Grand Canyon, AZ Plane Crashes Into Grand Canyon, Aug 1983

Grand Canyon ARIZ Crash site 1983.jpg Grand Canyon ARIZ type of plane that crashed.jpg


Las Vegas, Nev. (AP) -- Helicopters and alpine crews will be needed to reach the bodies of a pilot and nine Italian tourists killed when their sightseeing plane slammed into a mountain during a flight through storm-shrouded Grand Canyon.
The grim task of removing the bodies and wreckage from the plateau facing the canyon was to begin today, with crews rappelling down from helicopters or the face of the 5,800-foot Arizona mountain 110 miles east of Las Vegas.
Dodging Thunderstorms.
Las Vegas Airlines Flight 88, its pilot attempting to dodge thunderstorms that blanketed the canyon, flew into the mountain about noon Wednesday. The charred debris was found 24 hours later by another of the airline's pilots. A helicopter and paramedics who flew to the scene said there were no survivors.
"It's a wonder they even spotted the wreckage," said photographer Rene Germanier, who flew over the scene. "There was just nothing there. The biggest piece of the plane was a small section of the tail."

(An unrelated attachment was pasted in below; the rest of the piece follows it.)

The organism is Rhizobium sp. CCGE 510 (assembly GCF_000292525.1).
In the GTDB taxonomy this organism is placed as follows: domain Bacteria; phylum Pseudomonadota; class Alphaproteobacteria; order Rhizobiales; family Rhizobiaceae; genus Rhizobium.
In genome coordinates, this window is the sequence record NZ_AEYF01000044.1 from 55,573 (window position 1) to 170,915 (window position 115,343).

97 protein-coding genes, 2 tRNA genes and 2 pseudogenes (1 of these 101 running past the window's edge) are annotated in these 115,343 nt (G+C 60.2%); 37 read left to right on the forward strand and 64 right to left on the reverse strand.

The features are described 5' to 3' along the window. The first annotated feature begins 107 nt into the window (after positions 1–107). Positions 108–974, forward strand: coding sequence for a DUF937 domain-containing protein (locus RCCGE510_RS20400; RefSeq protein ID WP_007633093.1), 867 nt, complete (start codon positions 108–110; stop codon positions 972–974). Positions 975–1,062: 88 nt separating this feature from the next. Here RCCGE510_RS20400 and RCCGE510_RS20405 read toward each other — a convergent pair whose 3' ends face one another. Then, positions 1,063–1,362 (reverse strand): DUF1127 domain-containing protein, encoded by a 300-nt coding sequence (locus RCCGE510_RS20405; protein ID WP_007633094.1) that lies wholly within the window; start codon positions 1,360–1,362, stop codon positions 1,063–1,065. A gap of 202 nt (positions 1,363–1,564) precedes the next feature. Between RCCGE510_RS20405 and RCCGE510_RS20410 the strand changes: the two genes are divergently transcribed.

"It looks like it ran head-on into the mountain near the 5,800-foot level," said Earl Leseberg, owner of Lake Mead Airlines. Leseberg spotted the wreckage shortly after it was found by the Las Vegas Airlines pilot.
Need Helicopter.
"The only way they're going to get in there to get the bodies is with a helicopter," Leseberg said. "They can't even get horses in there."
"Weather conditions were very poor, very poor," said Sgt. Sam Whitted of the Coconino County, Ariz. Sheriff's Department. "There were widespread thunderstorms in the area, especially along the flight path of the airplane."
Sheriff's Sgt. Ron Anderson said the plane struck 75 feet below the rim of the 5,800-foot mountain, and the debris came to rest 50 feet below the point of impact.
The pilot was identified as WALLACE GUSTAFSON, JR., 48 years old.

Syracuse Herald Journal New York 1983-08-19
Photos courtesy of the excellent site
www.lostflights.org by Mike McComb
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